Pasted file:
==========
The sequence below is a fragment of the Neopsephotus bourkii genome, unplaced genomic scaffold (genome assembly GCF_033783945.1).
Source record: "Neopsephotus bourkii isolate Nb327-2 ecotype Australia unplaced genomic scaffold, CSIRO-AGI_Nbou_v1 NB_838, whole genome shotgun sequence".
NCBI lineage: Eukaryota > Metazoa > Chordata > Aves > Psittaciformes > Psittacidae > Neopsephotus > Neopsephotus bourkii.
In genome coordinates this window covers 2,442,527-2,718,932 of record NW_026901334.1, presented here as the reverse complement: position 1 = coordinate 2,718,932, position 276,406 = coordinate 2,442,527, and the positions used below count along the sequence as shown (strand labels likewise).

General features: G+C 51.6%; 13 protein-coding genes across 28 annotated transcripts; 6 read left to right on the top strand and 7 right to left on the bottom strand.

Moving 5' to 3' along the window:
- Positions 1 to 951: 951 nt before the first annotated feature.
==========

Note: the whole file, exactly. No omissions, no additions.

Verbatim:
The sequence below is a fragment of the Neopsephotus bourkii genome, unplaced genomic scaffold (genome assembly GCF_033783945.1).
Source record: "Neopsephotus bourkii isolate Nb327-2 ecotype Australia unplaced genomic scaffold, CSIRO-AGI_Nbou_v1 NB_838, whole genome shotgun sequence".
NCBI lineage: Eukaryota > Metazoa > Chordata > Aves > Psittaciformes > Psittacidae > Neopsephotus > Neopsephotus bourkii.
In genome coordinates this window covers 2,442,527-2,718,932 of record NW_026901334.1, presented here as the reverse complement: position 1 = coordinate 2,718,932, position 276,406 = coordinate 2,442,527, and the positions used below count along the sequence as shown (strand labels likewise).

General features: G+C 51.6%; 13 protein-coding genes across 28 annotated transcripts; 6 read left to right on the top strand and 7 right to left on the bottom strand.

Moving 5' to 3' along the window:
- Positions 1 to 951: 951 nt before the first annotated feature.